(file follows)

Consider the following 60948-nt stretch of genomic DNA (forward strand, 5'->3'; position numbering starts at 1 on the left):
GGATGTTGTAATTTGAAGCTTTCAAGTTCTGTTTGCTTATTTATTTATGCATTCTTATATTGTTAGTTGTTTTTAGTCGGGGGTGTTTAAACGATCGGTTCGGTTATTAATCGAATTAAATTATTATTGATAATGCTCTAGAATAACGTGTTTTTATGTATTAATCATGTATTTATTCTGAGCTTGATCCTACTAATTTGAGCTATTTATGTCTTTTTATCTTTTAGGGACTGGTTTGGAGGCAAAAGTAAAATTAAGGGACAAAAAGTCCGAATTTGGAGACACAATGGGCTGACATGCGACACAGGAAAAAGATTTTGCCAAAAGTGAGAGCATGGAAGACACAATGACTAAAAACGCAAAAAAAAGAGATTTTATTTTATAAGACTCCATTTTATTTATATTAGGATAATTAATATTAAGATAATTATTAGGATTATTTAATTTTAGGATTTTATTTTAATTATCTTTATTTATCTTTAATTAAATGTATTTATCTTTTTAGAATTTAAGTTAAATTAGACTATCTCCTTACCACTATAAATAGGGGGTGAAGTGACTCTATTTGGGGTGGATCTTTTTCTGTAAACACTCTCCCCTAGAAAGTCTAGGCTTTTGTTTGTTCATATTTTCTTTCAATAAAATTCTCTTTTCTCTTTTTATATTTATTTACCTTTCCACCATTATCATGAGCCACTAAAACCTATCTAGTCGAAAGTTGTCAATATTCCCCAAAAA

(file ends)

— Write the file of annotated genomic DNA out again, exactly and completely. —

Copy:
Consider the following 60948-nt stretch of genomic DNA (forward strand, 5'->3'; position numbering starts at 1 on the left):
GGATGTTGTAATTTGAAGCTTTCAAGTTCTGTTTGCTTATTTATTTATGCATTCTTATATTGTTAGTTGTTTTTAGTCGGGGGTGTTTAAACGATCGGTTCGGTTATTAATCGAATTAAATTATTATTGATAATGCTCTAGAATAACGTGTTTTTATGTATTAATCATGTATTTATTCTGAGCTTGATCCTACTAATTTGAGCTATTTATGTCTTTTTATCTTTTAGGGACTGGTTTGGAGGCAAAAGTAAAATTAAGGGACAAAAAGTCCGAATTTGGAGACACAATGGGCTGACATGCGACACAGGAAAAAGATTTTGCCAAAAGTGAGAGCATGGAAGACACAATGACTAAAAACGCAAAAAAAAGAGATTTTATTTTATAAGACTCCATTTTATTTATATTAGGATAATTAATATTAAGATAATTATTAGGATTATTTAATTTTAGGATTTTATTTTAATTATCTTTATTTATCTTTAATTAAATGTATTTATCTTTTTAGAATTTAAGTTAAATTAGACTATCTCCTTACCACTATAAATAGGGGGTGAAGTGACTCTATTTGGGGTGGATCTTTTTCTGTAAACACTCTCCCCTAGAAAGTCTAGGCTTTTGTTTGTTCATATTTTCTTTCAATAAAATTCTCTTTTCTCTTTTTATATTTATTTACCTTTCCACCATTATCATGAGCCACTAAAACCTATCTAGTCGAAAGTTGTCAATATTCCCCAAAAA